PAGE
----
Look into the sun as a new days rise

Yesterday

Release: Friday, June 28, 2019

→HBO

Written by: Richard Curtis

Directed by: Danny Boyle

Imagine all the people living day to day without the music of the Beatles. Imagine John Lennon aging into his 70s, living a quiet life with an un-famous instead of infamous significant other. And imagine being Jack Malik (Himesh Patel), the only one in the world who still has a recollection of the band and their indelible influence. These are the things the very silly but undeniably charming romantic comedy Yesterday imagines and then makes real.

Jack is in a bit of a pickle. Well, first he’s in a hospital bed and missing some teeth after getting struck by a bus when a global blackout hits out of nowhere. Up to this point his pursuit of his musical passions has not been going well. He struggles to get gigs and when he does he plays to dwindling crowds, some of them so small his mates and his so-obviously-more-than-friend/manager Ellie (Lily James) are the crowd. When he plays a classic Beatles tune for them one afternoon and they’re none the wiser, Jack sees an opportunity. The blackout has seemingly wiped away the collective memory of the band that redefined music not just for a generation but forever. It’s not all bad though because apparently Coca Cola, cigarettes and Harry Potter no longer exist either.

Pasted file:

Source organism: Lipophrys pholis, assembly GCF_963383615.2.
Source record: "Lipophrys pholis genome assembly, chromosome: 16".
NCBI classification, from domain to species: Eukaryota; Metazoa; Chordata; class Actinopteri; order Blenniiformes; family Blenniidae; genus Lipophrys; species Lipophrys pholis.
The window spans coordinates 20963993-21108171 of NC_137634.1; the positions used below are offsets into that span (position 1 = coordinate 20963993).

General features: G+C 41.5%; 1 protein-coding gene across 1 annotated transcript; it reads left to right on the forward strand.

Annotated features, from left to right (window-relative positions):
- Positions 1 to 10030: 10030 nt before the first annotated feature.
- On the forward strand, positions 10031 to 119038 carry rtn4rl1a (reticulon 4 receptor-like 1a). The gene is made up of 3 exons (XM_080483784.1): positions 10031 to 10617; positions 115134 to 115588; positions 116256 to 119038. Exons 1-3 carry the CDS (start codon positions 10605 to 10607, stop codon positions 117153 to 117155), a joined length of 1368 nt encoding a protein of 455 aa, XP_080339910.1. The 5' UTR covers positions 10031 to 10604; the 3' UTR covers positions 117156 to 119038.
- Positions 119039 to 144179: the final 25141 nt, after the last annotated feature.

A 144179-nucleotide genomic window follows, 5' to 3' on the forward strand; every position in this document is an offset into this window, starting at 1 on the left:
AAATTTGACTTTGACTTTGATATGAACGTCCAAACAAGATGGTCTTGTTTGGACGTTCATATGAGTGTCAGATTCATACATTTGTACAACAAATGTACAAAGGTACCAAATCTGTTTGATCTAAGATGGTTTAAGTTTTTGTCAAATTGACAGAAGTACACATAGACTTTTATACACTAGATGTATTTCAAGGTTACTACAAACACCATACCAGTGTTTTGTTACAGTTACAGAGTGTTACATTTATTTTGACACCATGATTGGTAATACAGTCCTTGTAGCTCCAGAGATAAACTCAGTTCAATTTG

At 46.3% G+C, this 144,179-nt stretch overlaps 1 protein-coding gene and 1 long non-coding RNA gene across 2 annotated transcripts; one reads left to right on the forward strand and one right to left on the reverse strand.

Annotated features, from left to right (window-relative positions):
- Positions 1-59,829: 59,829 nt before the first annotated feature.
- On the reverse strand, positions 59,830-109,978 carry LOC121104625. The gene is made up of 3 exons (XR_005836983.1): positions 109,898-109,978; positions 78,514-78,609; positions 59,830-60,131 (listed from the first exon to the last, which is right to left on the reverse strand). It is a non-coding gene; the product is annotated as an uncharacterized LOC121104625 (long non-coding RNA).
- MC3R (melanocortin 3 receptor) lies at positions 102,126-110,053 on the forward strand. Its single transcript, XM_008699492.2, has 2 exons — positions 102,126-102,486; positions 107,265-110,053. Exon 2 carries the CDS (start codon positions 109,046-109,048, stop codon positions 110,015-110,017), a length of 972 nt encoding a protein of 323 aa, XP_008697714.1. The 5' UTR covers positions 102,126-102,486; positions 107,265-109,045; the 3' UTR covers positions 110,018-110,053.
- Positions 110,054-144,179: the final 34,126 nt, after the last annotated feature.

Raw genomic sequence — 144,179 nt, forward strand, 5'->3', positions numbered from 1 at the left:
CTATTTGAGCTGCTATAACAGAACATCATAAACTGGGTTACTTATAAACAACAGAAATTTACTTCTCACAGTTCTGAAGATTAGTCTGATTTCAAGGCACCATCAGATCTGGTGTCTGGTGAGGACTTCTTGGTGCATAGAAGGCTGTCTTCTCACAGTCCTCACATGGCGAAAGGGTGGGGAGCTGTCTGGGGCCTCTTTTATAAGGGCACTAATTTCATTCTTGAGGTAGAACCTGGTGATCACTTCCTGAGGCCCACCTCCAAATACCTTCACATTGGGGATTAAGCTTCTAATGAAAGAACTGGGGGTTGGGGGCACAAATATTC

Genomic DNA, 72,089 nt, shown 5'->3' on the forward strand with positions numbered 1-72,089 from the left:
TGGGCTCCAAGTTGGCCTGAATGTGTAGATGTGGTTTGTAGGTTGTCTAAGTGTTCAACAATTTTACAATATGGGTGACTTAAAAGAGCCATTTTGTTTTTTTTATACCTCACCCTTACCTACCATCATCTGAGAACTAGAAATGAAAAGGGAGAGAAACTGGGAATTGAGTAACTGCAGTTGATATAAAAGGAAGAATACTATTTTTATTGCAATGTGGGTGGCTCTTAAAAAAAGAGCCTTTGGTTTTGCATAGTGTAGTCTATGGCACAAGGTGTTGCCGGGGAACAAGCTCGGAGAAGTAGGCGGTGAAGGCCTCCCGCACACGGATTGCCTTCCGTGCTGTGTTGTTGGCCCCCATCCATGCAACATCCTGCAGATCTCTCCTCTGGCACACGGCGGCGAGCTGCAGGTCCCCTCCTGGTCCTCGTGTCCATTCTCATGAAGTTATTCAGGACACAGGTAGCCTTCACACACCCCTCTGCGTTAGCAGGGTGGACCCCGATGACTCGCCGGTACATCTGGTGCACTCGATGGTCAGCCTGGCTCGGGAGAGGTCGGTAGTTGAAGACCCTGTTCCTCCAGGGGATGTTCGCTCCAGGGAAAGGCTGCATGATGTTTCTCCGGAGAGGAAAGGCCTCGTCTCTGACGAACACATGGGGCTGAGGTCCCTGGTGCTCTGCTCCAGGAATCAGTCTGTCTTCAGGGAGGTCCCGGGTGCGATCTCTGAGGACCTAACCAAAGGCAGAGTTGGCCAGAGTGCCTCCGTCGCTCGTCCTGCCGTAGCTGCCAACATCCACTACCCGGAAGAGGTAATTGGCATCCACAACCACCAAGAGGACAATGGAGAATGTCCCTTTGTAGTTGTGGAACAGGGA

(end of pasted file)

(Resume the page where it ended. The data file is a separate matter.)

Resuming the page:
Provided he can remember the lyrics, why not start passing off ‘Eleanor Rigby’ as his own? We don’t have to go crazy here and exhume ‘Yellow Submarine’ or anything like that but, really, who is he harming if he claims authorship of some of the most popular songs ever written? So he does, and with Ellie’s hand gently on his back, guiding him in the direction of his dreams yet unwilling to abandon her post as a schoolteacher, he embarks on the path to superstardom. He brings along his very socially awkward friend Rocky (Joel Fry) as his roadie.